ECB to phase out out easy bank collateral rules

The European Central Bank (ECB) announced on Thursday it will end most of the relaxed bank funding rules it introduced in response to the coronavirus pandemic.

The ECB will tighten banks’ access to its liquidity from July by phasing out the exceptionally easy collateral rules introduced near the start of the pandemic.

The relaxed rules were designed by the ECB to help avoid the pandemic turning into a European debt crisis.

The rules increased by about €240 billion the collateral that banks were able to deploy to raise cheap funds from the ECB.

The central bank said that its pandemic collateral easing measures introduced in April 2020 will be gradually phased out in three steps between July 2022 and March 2024.

It said the “step-wise phasing out” of the measures will gradually restore the Eurosystem’s pre-pandemic risk tolerance “and avoid collateral availability cliff effects.”

The ECB said however it will continue to allow national central banks to accept as eligible collateral Greek government bonds (GGBs) “that do not satisfy the Eurosystem’s minimum credit quality requirements.”

Earlier this month, the ECB accelerated the reduction in its bond-buying monetary stimulus.

The ECB said then it would reduce its monthly net purchases under the asset purchase programme (APP) to €40 billion in April, €30 billion in May and €20 billion in June.

The central bank said it could stop adding to its existing €4.6 trillion bond portfolio in the third quarter “if the incoming data support the expectation that the medium-term inflation outlook will not weaken even after the end of our net asset purchases.”

It said the separate €1.85 trillion emergency bond-buying scheme — the pandemic emergency purchase programme (PEPP) — will stop net purchases as planned at the end of March.

On Thursday, the ECB said in a statement: “The Governing Council of the European Central Bank (ECB) has decided to gradually phase out the package of pandemic collateral easing measures in place since April 2020.

“The Governing Council has taken into account in a forward-looking manner the impact of this gradual phasing out on the collateral availability of Eurosystem counterparties, in particular with regard to their ability to continue mobilising collateral until the maturity of the outstanding targeted longer-term refinancing operations (TLTRO III).

“Moreover, it has considered the risk impact of each of these measures.

“This gradual phasing out allows ample time for the Eurosystem’s counterparties to adapt, and is scheduled to take place in the following three steps.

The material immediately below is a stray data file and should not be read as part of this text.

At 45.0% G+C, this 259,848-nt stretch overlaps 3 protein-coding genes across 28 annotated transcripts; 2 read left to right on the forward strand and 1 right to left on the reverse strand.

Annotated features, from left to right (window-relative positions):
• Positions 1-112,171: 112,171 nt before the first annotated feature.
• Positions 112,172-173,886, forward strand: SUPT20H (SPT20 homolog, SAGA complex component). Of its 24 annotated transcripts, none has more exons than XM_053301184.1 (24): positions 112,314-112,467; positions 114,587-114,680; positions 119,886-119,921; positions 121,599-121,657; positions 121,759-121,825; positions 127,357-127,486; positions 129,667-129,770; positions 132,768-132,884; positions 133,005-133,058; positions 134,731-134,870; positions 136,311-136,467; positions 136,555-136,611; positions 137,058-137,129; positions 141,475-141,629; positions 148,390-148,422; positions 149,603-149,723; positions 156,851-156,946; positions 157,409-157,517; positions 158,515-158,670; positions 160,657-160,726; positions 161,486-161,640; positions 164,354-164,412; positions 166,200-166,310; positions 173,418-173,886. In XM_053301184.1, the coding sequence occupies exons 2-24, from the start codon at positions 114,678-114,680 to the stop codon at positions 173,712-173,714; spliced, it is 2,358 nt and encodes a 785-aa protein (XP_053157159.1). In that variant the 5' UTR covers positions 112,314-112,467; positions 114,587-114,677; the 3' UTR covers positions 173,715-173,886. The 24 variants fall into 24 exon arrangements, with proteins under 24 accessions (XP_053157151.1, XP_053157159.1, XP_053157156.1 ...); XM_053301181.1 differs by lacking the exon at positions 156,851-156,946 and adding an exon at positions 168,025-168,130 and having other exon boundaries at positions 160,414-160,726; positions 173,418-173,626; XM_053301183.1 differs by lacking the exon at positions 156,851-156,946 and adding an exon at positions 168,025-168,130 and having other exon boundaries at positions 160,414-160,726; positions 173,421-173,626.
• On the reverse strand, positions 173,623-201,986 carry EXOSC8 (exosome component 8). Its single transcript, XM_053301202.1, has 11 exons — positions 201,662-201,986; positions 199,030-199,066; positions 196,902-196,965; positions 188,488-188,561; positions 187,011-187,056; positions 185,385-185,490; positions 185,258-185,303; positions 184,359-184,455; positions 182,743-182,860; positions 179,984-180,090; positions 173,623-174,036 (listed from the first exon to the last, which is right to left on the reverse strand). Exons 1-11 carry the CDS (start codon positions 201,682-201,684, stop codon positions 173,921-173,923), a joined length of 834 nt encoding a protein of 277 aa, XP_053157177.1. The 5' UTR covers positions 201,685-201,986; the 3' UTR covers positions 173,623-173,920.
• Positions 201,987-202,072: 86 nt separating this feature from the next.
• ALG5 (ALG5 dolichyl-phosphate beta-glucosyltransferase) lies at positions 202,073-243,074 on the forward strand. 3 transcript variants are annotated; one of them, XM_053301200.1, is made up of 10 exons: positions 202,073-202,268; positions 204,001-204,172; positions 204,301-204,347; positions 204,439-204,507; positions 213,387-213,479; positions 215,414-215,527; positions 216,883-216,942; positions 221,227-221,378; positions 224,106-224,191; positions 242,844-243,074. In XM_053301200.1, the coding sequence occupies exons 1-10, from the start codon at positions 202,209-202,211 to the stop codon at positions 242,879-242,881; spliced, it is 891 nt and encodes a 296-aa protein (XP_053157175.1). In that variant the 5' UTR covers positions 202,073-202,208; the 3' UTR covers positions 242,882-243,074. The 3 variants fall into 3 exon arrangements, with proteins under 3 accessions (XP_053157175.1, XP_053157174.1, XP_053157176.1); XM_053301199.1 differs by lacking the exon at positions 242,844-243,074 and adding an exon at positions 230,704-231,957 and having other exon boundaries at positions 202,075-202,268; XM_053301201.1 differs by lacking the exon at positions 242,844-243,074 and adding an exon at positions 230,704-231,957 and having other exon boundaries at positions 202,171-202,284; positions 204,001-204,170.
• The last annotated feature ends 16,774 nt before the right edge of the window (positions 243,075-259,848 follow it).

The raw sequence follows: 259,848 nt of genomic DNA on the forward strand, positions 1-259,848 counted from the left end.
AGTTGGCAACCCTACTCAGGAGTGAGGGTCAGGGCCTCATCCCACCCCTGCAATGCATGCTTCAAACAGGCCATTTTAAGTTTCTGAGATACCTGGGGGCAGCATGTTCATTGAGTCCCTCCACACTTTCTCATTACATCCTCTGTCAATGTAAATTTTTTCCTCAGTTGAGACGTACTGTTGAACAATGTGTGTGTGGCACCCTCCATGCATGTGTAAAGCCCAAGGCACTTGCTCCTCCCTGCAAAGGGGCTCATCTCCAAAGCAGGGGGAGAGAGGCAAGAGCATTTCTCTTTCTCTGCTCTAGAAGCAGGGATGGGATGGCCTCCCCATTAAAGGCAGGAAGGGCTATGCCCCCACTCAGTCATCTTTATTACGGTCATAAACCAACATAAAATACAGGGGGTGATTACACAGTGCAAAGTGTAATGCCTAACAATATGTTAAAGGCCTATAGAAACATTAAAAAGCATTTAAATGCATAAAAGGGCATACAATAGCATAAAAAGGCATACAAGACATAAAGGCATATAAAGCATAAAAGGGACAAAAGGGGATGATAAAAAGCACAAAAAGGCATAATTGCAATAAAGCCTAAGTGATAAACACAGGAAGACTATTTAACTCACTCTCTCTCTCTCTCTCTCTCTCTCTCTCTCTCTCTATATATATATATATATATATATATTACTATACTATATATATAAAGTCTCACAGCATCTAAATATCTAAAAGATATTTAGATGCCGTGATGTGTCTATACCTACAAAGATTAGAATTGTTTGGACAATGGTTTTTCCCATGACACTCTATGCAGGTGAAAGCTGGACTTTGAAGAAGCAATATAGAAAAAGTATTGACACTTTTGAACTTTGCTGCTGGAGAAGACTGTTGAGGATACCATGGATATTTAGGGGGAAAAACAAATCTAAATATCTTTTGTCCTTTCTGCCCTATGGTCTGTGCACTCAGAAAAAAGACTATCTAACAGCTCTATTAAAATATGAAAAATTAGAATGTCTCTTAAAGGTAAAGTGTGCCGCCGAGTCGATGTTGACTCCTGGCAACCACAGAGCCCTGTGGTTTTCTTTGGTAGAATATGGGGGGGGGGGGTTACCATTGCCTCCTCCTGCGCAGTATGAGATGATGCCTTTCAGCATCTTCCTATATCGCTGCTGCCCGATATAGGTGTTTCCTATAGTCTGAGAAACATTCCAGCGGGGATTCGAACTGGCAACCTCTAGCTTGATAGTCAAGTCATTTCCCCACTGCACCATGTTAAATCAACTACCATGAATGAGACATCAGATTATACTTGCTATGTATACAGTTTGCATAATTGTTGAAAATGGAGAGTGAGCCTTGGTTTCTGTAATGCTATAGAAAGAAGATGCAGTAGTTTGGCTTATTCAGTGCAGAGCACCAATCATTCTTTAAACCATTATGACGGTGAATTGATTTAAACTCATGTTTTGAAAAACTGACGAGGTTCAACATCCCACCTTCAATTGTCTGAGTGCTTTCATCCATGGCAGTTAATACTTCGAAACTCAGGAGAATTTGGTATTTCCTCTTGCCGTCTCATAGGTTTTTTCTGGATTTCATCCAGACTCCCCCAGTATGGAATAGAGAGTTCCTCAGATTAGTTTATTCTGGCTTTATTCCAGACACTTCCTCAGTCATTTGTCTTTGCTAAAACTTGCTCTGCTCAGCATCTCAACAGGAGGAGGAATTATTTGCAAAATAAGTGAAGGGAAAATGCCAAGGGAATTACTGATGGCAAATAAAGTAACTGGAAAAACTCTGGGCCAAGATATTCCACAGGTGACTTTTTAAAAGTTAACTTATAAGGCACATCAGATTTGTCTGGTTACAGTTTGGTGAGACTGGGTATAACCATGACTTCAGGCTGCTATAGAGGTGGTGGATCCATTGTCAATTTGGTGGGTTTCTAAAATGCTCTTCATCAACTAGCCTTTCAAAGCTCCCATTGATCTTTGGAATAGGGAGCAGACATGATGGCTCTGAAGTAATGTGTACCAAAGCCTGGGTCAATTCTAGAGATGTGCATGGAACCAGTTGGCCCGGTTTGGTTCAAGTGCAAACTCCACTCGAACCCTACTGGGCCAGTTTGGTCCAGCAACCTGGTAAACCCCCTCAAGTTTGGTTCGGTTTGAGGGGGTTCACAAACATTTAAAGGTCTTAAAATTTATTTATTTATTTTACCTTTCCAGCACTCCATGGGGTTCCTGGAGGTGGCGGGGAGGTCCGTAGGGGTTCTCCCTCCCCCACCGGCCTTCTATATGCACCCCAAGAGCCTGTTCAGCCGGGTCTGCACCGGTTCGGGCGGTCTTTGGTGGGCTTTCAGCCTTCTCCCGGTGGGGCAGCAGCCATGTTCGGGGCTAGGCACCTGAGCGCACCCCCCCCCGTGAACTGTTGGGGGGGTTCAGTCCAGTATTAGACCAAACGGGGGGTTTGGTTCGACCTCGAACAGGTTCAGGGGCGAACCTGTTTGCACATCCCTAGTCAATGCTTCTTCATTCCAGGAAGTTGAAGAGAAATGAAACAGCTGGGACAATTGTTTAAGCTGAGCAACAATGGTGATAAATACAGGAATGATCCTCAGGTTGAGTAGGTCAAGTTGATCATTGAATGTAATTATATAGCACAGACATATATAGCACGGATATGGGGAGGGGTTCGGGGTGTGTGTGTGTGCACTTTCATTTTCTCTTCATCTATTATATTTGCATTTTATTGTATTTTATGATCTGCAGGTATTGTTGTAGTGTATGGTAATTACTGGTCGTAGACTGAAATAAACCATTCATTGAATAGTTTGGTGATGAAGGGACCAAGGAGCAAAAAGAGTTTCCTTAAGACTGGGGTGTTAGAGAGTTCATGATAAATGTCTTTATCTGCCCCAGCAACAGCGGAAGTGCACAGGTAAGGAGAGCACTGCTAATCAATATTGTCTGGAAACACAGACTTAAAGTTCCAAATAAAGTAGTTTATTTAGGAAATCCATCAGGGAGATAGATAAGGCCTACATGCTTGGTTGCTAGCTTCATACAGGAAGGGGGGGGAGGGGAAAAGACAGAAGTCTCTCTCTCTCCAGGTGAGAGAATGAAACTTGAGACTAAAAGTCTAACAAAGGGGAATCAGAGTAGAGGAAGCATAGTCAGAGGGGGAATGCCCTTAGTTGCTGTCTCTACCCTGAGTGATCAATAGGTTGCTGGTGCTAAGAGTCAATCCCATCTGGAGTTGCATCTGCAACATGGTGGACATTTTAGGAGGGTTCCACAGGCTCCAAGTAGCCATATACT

“Step 1 From 8 July 2022 the ECB will implement a set of decisions.

“First, it will halve the temporary reduction in collateral valuation haircuts across all assets from the current 20% adjustment to 10%.

“Second, the ECB will no longer maintain the eligibility of marketable assets that fulfilled minimum credit quality requirements on 7 April 2020 but whose credit ratings subsequently deteriorated below the minimum rating threshold.

“Third, the ECB will restore the limit with respect to unsecured debt instruments issued by any single other banking group in a credit institution’s collateral pool from 10% to 2.5%, as was the case before April 2020.

“Fourth, the ECB will phase out the temporary easing of certain technical requirements for the eligibility of additional credit claims (ACC), mainly relating to fully restoring the frequency of the ACC loan level reporting requirements and the acceptance requirements for banks’ own credit assessments from internal rating-based systems.

“The relevant national central banks will communicate the details to the affected counterparties.

“Step 2 In June 2023 the ECB expects to implement a new valuation haircut schedule based on its pre-pandemic risk tolerance level for credit operations, phasing out the remaining general 10% reduction in collateral valuation haircuts.

“Details of the new haircut schedule will be announced in due course and will take into account the results of the forthcoming regular review of the ECB risk control framework.

“Step 3 In March 2024 the ECB will in principle phase out the remaining pandemic collateral easing measures, following a comprehensive review of the ACC frameworks that will take into account counterparties’ collateral needs for their continued participation in the outstanding TLTRO III operations until December 2024.

“These measures include the acceptance of various ACCs introduced during the pandemic period, such as loans guaranteed by the government and certain public sector entities.

“Notwithstanding this, national central banks may decide to terminate (parts of) their ACC framework early.”